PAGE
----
I just returned from India. It was my fourth trip there in a year, and only a week long. Somehow traveling like this has become the norm in my life and my career, and I’m not sure how it happened, other than I have a very thick passport, a university with a “global mission” and no children. In the past five years, I have spent a considerable amount of time alone and with students in a variety of countries, including South Africa, Brazil, Thailand, India, the Dominican Republic, and before that, in Moldova, Estonia and other places….I’m clearly not an area specialist, so I suppose one could call me a “global specialist.” My own research focuses on local and global activism, and my teaching mission is to teach students the practice of activism, so I feel incredibly lucky for these opportunities to do what I love.
Recently, my vice-provost asked me how I felt about starting programs in Haiti or Indonesia (or both!) and of course, I found myself agreeing to it all. And then he reminded me that I should probably get a second book out within the next year or so before I go up for tenure.
And here lies the problem: this schizophrenia of being globally oriented while also striving to meet the more parochial, local demands of “academia.”
Most universities and even many colleges in the US seem to have caught the fever for “global” initiatives. They look to expand their boundaries outwards, to embrace whatever benefits globalization might have created (and certainly we’re in a new world where globalization will have to mean something different), but the centrifugal force of the old system remains. No matter how many international programs are created, no matter how many global connections are forged, the expectations of faculty meetings, curriculum committees, articles published, classes taught, robes worn–all remain. Despite the new-found global missions, those expectations will be the guiding principles for tenure approval, so we “GenXers”, who are more comfortable with this global vagabond life, will have to carry the double burden of global and local until the sea change occurs.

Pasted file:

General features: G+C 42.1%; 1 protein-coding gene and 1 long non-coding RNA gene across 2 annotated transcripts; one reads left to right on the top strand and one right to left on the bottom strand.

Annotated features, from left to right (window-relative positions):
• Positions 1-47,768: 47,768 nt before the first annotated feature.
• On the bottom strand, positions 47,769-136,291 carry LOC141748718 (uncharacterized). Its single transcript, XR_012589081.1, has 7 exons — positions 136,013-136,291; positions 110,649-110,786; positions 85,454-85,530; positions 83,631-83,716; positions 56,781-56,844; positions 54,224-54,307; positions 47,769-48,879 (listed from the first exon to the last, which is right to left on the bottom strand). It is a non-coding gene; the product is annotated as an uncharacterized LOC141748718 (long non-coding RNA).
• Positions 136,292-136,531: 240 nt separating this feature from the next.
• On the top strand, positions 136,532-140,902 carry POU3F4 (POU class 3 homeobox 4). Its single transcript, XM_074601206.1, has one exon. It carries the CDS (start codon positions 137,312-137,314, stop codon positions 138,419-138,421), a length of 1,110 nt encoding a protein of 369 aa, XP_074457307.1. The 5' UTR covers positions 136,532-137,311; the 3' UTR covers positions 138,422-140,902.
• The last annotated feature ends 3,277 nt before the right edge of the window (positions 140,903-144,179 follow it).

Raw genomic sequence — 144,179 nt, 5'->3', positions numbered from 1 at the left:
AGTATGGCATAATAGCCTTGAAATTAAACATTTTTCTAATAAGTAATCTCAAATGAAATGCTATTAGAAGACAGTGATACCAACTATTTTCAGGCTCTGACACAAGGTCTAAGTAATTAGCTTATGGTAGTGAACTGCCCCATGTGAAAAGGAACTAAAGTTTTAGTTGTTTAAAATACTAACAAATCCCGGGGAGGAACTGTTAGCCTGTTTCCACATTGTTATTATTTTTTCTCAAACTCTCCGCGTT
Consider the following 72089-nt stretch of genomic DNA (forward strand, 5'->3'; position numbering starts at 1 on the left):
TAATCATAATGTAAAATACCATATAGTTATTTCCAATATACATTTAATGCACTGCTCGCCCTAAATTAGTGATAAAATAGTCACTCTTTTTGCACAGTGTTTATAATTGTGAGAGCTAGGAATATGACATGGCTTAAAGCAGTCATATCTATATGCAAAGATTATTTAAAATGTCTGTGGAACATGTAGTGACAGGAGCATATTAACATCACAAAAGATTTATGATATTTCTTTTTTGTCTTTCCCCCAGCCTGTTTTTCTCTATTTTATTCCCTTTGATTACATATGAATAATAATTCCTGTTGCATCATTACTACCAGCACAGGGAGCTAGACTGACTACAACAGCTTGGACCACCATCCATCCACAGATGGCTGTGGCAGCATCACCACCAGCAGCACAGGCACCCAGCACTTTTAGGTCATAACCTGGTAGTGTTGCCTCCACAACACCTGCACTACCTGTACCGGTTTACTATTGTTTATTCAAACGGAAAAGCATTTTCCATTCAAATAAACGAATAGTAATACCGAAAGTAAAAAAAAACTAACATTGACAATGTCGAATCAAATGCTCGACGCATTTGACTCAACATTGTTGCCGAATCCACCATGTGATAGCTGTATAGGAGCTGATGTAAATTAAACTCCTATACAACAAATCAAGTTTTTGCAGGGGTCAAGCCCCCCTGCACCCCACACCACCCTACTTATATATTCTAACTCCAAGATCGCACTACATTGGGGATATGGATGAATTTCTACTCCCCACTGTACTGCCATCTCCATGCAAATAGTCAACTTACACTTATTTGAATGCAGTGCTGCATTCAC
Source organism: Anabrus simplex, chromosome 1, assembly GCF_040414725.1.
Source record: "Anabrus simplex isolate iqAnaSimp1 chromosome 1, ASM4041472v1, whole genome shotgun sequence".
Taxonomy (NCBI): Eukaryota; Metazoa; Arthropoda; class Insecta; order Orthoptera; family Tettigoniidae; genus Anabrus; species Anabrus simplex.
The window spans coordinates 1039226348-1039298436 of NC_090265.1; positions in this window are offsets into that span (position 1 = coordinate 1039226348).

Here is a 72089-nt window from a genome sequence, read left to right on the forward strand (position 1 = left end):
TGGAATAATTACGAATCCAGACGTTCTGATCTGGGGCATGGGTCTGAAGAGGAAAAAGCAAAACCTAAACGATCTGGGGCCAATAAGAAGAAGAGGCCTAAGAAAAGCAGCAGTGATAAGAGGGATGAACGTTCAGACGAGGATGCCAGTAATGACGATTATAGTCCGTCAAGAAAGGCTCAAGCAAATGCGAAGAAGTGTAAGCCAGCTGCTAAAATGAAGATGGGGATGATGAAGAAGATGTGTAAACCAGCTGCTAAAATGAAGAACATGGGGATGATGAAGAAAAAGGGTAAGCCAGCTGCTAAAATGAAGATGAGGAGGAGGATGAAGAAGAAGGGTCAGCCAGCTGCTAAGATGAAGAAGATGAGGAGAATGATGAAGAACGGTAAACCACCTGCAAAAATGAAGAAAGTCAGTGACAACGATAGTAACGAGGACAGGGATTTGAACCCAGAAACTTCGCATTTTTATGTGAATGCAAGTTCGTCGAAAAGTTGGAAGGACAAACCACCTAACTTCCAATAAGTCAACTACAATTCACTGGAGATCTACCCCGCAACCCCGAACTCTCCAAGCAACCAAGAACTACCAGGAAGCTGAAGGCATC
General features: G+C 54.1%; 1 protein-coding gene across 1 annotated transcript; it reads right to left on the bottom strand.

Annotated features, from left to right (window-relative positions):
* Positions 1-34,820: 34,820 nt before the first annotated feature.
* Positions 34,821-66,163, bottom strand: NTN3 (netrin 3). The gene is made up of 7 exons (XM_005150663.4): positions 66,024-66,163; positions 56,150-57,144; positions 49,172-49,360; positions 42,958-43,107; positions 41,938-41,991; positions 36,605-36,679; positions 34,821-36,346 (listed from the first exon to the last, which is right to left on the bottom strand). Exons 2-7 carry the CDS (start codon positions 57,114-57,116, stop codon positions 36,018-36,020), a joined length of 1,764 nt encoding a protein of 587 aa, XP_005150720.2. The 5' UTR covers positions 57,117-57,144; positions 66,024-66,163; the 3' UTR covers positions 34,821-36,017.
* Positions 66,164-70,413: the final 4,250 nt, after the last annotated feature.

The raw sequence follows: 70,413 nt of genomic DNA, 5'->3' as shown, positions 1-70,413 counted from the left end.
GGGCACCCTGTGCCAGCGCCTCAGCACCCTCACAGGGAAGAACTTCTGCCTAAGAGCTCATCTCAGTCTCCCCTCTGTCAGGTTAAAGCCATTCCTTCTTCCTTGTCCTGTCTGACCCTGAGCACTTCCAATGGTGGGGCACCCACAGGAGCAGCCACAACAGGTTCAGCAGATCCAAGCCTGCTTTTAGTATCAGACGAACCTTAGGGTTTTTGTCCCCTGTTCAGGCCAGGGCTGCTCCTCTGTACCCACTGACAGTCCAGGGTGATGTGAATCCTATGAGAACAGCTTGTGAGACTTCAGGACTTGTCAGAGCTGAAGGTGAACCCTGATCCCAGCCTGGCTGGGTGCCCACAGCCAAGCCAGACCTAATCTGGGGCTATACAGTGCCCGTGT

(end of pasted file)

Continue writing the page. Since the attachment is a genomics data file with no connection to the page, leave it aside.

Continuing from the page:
My junior colleagues and I seem to be facing even greater challenges than we were prepared to handle (I don’t ever remember a grad school professor advising us how to juggle teaching a class in India while also teaching one in the States, in the same semester), but there is the exhilarating sense of being a part of the vanguard. As Meg wrote in an earlier post, adjectives like “international,” “global,” and “world” don’t really capture the sense of what many of us are doing now, and there are few signposts to guide us. I suppose we’ll travel ’til we get there.